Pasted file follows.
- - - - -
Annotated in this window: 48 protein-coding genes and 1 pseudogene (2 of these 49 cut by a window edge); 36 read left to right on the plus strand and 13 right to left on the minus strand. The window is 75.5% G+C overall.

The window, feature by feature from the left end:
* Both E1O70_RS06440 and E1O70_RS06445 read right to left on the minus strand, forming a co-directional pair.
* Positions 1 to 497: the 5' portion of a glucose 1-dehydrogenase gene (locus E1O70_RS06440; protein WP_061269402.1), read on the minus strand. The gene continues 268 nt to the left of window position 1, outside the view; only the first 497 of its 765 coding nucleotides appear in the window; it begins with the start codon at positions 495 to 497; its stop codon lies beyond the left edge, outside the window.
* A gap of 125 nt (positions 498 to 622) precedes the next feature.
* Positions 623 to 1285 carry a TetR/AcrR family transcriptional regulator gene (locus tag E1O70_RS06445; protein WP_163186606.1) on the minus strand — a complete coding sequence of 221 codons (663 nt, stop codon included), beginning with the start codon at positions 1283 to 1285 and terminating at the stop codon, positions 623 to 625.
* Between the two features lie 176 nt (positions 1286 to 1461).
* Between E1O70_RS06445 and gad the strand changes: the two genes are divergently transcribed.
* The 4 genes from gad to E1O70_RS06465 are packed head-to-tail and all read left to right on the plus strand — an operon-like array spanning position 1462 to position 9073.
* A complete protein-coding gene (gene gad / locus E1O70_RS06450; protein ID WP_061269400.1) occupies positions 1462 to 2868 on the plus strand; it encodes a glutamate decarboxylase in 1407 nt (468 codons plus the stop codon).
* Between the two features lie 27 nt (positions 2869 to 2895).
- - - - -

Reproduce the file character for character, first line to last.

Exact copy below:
Annotated in this window: 48 protein-coding genes and 1 pseudogene (2 of these 49 cut by a window edge); 36 read left to right on the plus strand and 13 right to left on the minus strand. The window is 75.5% G+C overall.

The window, feature by feature from the left end:
* Both E1O70_RS06440 and E1O70_RS06445 read right to left on the minus strand, forming a co-directional pair.
* Positions 1 to 497: the 5' portion of a glucose 1-dehydrogenase gene (locus E1O70_RS06440; protein WP_061269402.1), read on the minus strand. The gene continues 268 nt to the left of window position 1, outside the view; only the first 497 of its 765 coding nucleotides appear in the window; it begins with the start codon at positions 495 to 497; its stop codon lies beyond the left edge, outside the window.
* A gap of 125 nt (positions 498 to 622) precedes the next feature.
* Positions 623 to 1285 carry a TetR/AcrR family transcriptional regulator gene (locus tag E1O70_RS06445; protein WP_163186606.1) on the minus strand — a complete coding sequence of 221 codons (663 nt, stop codon included), beginning with the start codon at positions 1283 to 1285 and terminating at the stop codon, positions 623 to 625.
* Between the two features lie 176 nt (positions 1286 to 1461).
* Between E1O70_RS06445 and gad the strand changes: the two genes are divergently transcribed.
* The 4 genes from gad to E1O70_RS06465 are packed head-to-tail and all read left to right on the plus strand — an operon-like array spanning position 1462 to position 9073.
* A complete protein-coding gene (gene gad / locus E1O70_RS06450; protein ID WP_061269400.1) occupies positions 1462 to 2868 on the plus strand; it encodes a glutamate decarboxylase in 1407 nt (468 codons plus the stop codon).
* Between the two features lie 27 nt (positions 2869 to 2895).